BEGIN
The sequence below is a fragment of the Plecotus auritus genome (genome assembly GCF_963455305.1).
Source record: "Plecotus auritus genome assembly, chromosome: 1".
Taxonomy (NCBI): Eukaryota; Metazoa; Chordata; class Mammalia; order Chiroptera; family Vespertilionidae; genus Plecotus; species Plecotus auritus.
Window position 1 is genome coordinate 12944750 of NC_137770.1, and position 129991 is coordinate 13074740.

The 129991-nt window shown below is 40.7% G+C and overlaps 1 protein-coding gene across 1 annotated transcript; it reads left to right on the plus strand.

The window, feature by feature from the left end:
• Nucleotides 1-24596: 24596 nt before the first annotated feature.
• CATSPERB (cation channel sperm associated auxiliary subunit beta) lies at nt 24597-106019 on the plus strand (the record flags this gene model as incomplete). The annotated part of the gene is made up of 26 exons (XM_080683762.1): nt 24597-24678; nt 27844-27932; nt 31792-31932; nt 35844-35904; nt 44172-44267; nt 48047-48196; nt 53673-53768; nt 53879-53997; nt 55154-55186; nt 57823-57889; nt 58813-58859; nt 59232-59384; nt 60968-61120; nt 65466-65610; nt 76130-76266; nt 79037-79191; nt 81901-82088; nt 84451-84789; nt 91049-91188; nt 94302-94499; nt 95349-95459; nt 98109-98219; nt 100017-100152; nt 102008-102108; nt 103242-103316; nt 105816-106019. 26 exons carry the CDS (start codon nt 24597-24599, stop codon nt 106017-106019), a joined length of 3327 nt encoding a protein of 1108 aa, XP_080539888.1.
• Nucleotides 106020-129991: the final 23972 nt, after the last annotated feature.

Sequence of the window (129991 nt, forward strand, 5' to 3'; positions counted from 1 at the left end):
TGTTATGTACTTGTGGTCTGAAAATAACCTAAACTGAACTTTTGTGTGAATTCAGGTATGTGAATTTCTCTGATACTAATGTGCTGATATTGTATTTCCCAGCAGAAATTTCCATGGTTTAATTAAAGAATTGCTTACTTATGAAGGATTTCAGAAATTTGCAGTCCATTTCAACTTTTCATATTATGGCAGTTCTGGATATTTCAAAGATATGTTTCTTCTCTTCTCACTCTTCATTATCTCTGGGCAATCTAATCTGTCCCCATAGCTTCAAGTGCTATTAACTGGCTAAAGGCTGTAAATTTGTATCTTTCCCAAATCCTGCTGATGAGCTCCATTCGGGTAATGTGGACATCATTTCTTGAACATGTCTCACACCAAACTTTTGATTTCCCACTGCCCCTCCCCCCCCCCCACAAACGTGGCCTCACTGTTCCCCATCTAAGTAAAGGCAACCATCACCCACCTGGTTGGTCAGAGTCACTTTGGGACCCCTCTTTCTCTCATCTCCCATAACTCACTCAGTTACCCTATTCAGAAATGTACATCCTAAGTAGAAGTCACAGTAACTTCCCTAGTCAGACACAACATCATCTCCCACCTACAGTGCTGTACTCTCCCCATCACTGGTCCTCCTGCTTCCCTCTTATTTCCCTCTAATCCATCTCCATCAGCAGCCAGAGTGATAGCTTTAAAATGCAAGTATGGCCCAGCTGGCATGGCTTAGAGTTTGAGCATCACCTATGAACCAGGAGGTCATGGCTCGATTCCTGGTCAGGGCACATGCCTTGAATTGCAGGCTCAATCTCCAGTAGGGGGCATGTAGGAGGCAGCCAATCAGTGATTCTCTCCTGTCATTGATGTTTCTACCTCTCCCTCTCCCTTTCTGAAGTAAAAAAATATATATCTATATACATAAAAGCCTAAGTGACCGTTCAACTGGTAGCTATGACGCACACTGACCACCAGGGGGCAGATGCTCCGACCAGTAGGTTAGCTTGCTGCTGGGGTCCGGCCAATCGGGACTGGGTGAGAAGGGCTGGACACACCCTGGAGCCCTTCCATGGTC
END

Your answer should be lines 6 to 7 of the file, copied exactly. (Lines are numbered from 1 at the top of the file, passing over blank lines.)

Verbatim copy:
The window, feature by feature from the left end:
• Nucleotides 1-24596: 24596 nt before the first annotated feature.